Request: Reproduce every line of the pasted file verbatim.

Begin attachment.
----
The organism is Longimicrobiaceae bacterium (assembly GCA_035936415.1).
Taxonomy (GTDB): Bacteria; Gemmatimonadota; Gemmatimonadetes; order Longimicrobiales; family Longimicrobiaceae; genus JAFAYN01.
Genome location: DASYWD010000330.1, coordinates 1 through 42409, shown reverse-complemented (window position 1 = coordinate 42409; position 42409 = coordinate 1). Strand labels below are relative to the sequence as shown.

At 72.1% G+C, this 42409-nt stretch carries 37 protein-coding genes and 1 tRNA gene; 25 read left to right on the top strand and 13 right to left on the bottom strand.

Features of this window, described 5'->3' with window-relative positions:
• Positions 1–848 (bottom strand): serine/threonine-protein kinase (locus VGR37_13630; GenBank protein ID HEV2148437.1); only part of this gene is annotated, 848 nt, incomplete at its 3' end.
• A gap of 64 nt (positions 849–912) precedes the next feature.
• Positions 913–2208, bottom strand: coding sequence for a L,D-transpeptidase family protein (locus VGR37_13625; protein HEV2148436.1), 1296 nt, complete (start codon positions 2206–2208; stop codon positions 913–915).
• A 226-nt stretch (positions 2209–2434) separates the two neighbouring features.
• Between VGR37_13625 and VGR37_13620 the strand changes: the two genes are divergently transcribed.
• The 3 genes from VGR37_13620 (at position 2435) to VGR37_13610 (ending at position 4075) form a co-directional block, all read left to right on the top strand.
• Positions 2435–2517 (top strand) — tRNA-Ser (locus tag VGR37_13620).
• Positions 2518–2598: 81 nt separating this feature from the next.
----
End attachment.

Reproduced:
The organism is Longimicrobiaceae bacterium (assembly GCA_035936415.1).
Taxonomy (GTDB): Bacteria; Gemmatimonadota; Gemmatimonadetes; order Longimicrobiales; family Longimicrobiaceae; genus JAFAYN01.
Genome location: DASYWD010000330.1, coordinates 1 through 42409, shown reverse-complemented (window position 1 = coordinate 42409; position 42409 = coordinate 1). Strand labels below are relative to the sequence as shown.

At 72.1% G+C, this 42409-nt stretch carries 37 protein-coding genes and 1 tRNA gene; 25 read left to right on the top strand and 13 right to left on the bottom strand.

Features of this window, described 5'->3' with window-relative positions:
• Positions 1–848 (bottom strand): serine/threonine-protein kinase (locus VGR37_13630; GenBank protein ID HEV2148437.1); only part of this gene is annotated, 848 nt, incomplete at its 3' end.
• A gap of 64 nt (positions 849–912) precedes the next feature.
• Positions 913–2208, bottom strand: coding sequence for a L,D-transpeptidase family protein (locus VGR37_13625; protein HEV2148436.1), 1296 nt, complete (start codon positions 2206–2208; stop codon positions 913–915).
• A 226-nt stretch (positions 2209–2434) separates the two neighbouring features.
• Between VGR37_13625 and VGR37_13620 the strand changes: the two genes are divergently transcribed.
• The 3 genes from VGR37_13620 (at position 2435) to VGR37_13610 (ending at position 4075) form a co-directional block, all read left to right on the top strand.
• Positions 2435–2517 (top strand) — tRNA-Ser (locus tag VGR37_13620).
• Positions 2518–2598: 81 nt separating this feature from the next.